PAGE 54 NAPLES FLORIDA WEEKLYC2 ARTS & ENTERTAINMENT WEEK OF OCTOBER 14-20, 2010 Q:Dear Seafood Professor,In my travels around S.W. Florida I often see a pick-up truck parked in some vacant lot, tail gate open with an ice cooler atop, and a hand written sign advertising FRESH SHRIMP. Are these guys regulated? Is it safe to buy seafood from them? Where do they get their seafood? June M., Golden Gate Estates A:June, thanks for the great question. The Florida Department of agriculture classifies these operations as Mobile Food Establishments(MFE). Florida, perhaps because of the favorable weather, seems to have a lot of these types of seafood vendors selling all kinds of fresh seafood to the public out of the back of trucks. Yes, there are state regulations on MFEs. They are permitted to sell headless shrimp, head-on shrimp, and whole or eviscerated fish. However, they are not allowed to do any processing on the mobile unit. Processing must be done at a licensed and inspected commissary prior to loading of the MFE. In addition, the MFE selling seafood must have a state license to sell retail seafood, the operator must have certification as a food protection manager, the seafood must be protected from contamination, there must be a state certified scale for weighing the product, a means of refrigeration is required with a thermometer to monitor product temperature, containers for solid waste must be provided, a potable water supply and hand washing capability is required, as is a container large enough to hold all waste water generated within the unit. In reality, many mobile seafood vendors do not meet the state requirements. The regulations are difficult to enforce since these operations are, by definition, mobile. They constantly move around and usually operate on weekends. This is why the seafood professor advises against buying seafood from the roadside vendors. If you are tempted to do so, verify that they meet the state requirements, and as always, use your nose. 239-593-5555www.randysfishmarketrestaurant.com10395 Tamiami Trail N. Naples, FL 34108 Retail Seafood Market HoursMonday-Sunday 10am 9pmRestaurant HoursMonday-Sunday 10am 9pm HAPPY HOUR IS BACK!MONDAY-FRIDAY 3pm 6pm SATURDAY-SUNDAY 11am 6pm1/2 Price on Selected AppetizersBeers(domestic) $2Drafts(domestic) $2Well Drinks(one shot)$2 SHIPPING NATIONWIDEVisit Paradise Shrimp Company On Line! For many years now, the sex tourist has been disparaged. The images coming out of prime sex tourism spots mainly Thailand make your skin crawl: disheveled older men accompanied by young women barely out of their teens. They paint a picture of sex, power, money and the barter system based on all three. What we see less is the reverse: the same scenes, but with older women accompanied by buff young men. If you believe the news reports coming out of developing nations and watch documentaries like Kuta Cowboys set on Balis pristine beaches, then the sex trade catering to women is brisk. European women, especially, are tapping into this natural resource abroad, and older widows and divorcs from the continent are making their way to vacation spots in the Caribbean and along Africas western shores. There, the strong euro buys cheap souvenirs and a roll in the sand with one of the local studs. Many condemn the practice as exploitative, but others say its an easy way for men with few alternatives to bring in a few bucks. On a beach vacation to a foreign destination recently, I got my own peek at the sex tourism industry geared at women. I In foreign flesh trade, sometimes women have the upper hand ArtisHENDERSON watched from the water as a woman walked across the yellow sand of the beach and into the green-grey ocean. She waded in, swam a few strokes, and then bobbed in the salty sea. Within minutes, a small crowd of men had formed around her. They were all young and handsome, with sleek muscles defining their chests and arms. They flirted with her unabashedly. She laughed and tittered and spoke to them in her German accent. Her hair was blond but shot through with grey, and she had perhaps indulged in too many wiener schnitzels over the years. But from the way the men grinned their wolfish grins at her, you would think she was the best catch on the beach. Which perhaps she was. The men the ones people say are being exploited seemed to have a clear grasp of what they were doing. Sex for money is the oldest trick in the book. Sex for a green card is newer, but the principle is still the same. So, if the men are not being exploited, who is? Is it the women, the ones who take their foreign beaux out to dinner and send cash from abroad? Maybe. But I dont think so. Fundamentally, these relationships are like any other: founded on a basic exchange. On some level, we all trade love for money and money for love. Whats unsettling about female sex tourists is that for once, women control the cash flow. Even more unnerving SANDY DAYS, SALTY NIGHTSand rare is that theyre the ones dictating the terms of the exchange. It feels unnatural, like writing with the opposite hand. But who are we to condemn? When I saw the plump German matron surrounded by a gaggle of handsome young men, my first reaction was to give her a high five. Now I wonder when this hot commodity will reach our gulf shores. ...When I saw the plump German matron surrounded by a gaggle of handsome young men, my first reaction was to give her a high five... a wo ma n n d of the cean. S h e and th en t hin mind forme d o un g an d s de f inin g rted wi th d an d titr Germa n b ut s ho t d perhaps s chnitzels way the n s at her b est cat ch e m en b eing cl e ar tric k card sti ll t h e e xploit e n, t h e b eaux f rom n k so. a tion e d on eve l and l in g h at s h a n d rare is t h at t h eyre t h terms o f the exchan g e. It f writin g with the opposite h a Bu t wh o ar e we t o co nd em p lump German matron surro u h andsome youn g men, my f g ive her a hi g h f ive. Now I wonder when this r each our gulf shores.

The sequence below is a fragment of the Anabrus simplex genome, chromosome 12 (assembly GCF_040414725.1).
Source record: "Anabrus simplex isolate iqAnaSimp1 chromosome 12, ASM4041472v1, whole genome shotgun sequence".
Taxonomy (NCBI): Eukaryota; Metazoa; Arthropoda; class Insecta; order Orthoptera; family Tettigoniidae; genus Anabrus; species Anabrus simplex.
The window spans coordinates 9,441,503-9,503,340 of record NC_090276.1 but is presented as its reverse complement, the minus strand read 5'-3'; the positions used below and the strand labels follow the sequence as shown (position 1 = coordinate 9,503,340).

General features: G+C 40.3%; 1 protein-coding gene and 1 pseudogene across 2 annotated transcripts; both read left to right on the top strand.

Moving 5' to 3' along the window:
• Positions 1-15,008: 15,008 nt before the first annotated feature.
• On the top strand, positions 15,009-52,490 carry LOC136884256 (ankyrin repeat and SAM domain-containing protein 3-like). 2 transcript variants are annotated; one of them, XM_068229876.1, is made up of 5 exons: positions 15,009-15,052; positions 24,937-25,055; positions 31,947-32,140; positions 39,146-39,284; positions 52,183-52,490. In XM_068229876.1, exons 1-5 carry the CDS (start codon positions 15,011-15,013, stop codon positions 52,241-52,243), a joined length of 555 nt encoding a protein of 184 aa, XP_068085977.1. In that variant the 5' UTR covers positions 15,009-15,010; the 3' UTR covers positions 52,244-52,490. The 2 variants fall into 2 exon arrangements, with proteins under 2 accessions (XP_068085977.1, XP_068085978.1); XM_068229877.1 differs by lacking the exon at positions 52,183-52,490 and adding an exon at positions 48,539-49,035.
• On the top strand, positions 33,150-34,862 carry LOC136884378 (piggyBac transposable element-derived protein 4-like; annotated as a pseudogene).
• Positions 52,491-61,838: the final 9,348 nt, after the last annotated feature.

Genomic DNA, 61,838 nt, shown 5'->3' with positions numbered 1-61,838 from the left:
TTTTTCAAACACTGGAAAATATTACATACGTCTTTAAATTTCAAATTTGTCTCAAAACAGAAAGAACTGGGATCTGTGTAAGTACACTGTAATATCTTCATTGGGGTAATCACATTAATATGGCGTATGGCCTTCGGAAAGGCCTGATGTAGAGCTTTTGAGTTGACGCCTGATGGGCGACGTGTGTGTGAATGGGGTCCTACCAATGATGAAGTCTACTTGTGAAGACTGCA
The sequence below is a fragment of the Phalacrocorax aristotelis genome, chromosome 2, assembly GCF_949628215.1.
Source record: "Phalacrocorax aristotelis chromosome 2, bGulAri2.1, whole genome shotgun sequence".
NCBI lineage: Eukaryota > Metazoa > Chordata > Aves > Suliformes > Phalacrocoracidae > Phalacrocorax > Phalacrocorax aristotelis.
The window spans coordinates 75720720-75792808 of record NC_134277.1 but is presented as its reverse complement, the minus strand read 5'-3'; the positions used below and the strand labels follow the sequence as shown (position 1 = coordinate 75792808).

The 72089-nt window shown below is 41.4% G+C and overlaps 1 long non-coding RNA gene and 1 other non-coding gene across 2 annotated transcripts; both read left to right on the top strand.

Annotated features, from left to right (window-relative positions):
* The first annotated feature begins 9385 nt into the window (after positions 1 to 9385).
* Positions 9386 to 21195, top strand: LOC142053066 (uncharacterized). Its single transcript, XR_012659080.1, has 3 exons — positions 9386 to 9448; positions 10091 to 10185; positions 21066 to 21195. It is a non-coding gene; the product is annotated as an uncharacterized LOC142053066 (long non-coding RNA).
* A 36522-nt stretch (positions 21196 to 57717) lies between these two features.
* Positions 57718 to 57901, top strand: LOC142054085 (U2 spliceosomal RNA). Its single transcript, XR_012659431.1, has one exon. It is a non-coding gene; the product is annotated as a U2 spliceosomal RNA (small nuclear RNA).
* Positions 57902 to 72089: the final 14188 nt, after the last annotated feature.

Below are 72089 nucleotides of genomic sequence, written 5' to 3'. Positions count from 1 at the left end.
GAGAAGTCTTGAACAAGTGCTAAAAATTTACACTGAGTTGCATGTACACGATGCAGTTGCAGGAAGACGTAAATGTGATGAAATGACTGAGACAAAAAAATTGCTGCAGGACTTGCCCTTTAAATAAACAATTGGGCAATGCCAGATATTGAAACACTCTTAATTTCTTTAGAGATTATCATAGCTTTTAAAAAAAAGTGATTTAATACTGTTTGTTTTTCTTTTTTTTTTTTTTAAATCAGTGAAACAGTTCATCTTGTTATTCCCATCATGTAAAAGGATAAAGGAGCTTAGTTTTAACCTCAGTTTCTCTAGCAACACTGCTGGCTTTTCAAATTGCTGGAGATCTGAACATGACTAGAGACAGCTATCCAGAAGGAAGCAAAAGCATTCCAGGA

NAPLES FLORIDA WEEKLY WEEK OF OCTOBER 14-20, 2010 C3 Voted BEST Seafood Restaurant 12 Years In A Row!561-6817772-1060495-1077 www.ShrimpShackUSA.comSouth Fort Myers 561-6817 Cape Coral 772-1060 Bonita Springs 495-1077Florida Weekly15 % gratuity added BEFORE discount. Expires 10/31/10 Not valid with any other coupon or offer. C B B No t v al No t v BUY ONE ENTRE GET ONE ENTRE FREEBUY ONE ENTRE AND TWO BEVERAGES AND GET THE SECOND ENTRE OF EQUAL OR LESSER VALUE FREE**RESTRICTIONS APPLYSELECT MENU ITEMS ONLY. ASK SERVER FOR DETAILS. COUPON MUST BE PRESENT AT TIME OF VISIT.VISIT ONE OF OUR 3 GREAT LOCATIONS BONITA SPRINGSNAPLES Give Your Nightstand Something SmileAbout... Saturday 7:30 11:30 a.m Third Street South Farmers MarketFruits, vegetables, baked goods, cheeses, fresh sh, food, owers, plants, herbs, soaps, and much more can all be found.Music lls the air. Located behind in the Neapolitan parking lot between Third Street South and Gordon Drive. Enjoy Patio Dining for Breakfast and Lunch.1209 3rd Street South(Behind Concierge Gazebo)(239) 261-2253 Daily 8:00 am 5:00 pm Breakfast & Lunch, Sunday Brunch Jane's on Pine Ridge opening October 11 for Lunch 11.00 3.00 Daily in Support of Breast Cancer Awareness Month ! T HIRD S T R E ET S O U T H G OES The Village on Venetian Bay welcomes the Shy Wolf Sanctuary to the center from 11 a.m. to 3 p.m. Saturday, Oct. 16. The sanctuary is on the track to educate the public about cast-off exotic pets and their plight to exist. Visitors to the Village will be able to meet wolf pups and find out about adoption opportunities, have a photo taken with a wolf, make a donation, sign up for raffles, listen to live music by Mercy Duo and Michael Simons World Music and even have their faces painted. Artichoke & Company will have a cookout. A silent auction will have gift certificates from various shops and restaurants in the Village, including Artichoke & Company, M Waterfront Grille, Blue Willis, Horse of a Different Color and H.T. Chittum. All proceeds will benefit Shy Wolf Sanctuary. While we show off these beautiful exotic animals, we are really enlightening the public about the ills of having exotic animals as pets, says Mark Scarola, director of SWF. Once the animal becomes too big, or the owner doesnt want it any longer, the animals are released into the wild where they cannot survive. Animals find their way to SWS licensed and inspected facilities, government seizures, shelters, pet stores and private individuals. SWS cares for those animals it can and attempts to find a home for others through networking with other rescuers and sanctuaries across the country. Many animals are adoptable and are available through the wolf dog rescue network. Applications, vet references, home visits and follow-up are mandatory. All animals adopted are spayed or neutered prior to placement. SWS is licensed by state and federal entiries. For information, call 455-1698 or e-mail Shy Wolf Sanctuary on the road to the Village on Venetian BayThe Naples Waterfront Association presents its first annual Stone Crab Festival on Saturday and Sunday, Oct. 23-24, at several waterfront locations. Partial proceeds will benefit Grace Place, a collaborative partner of Naples Backyard History. Festival fun will take place at Bayfront, Crayton Cove, Tin City, Naples Bay Resort, Naples City Dock, Port OCall Marina and Naples Harbour-Jacks River Bar. Activities include sightseeing cruises, live music, childrens arts and crafts, fishing, Segway tours, a farmers market, wine tastings, an art show, a chance to meet area authors and artists, an antique car show, a boat show, Taste of Bayfront and, of course, plenty of stone crabs. For details, visit Celebrate stone crabs on the Waterfront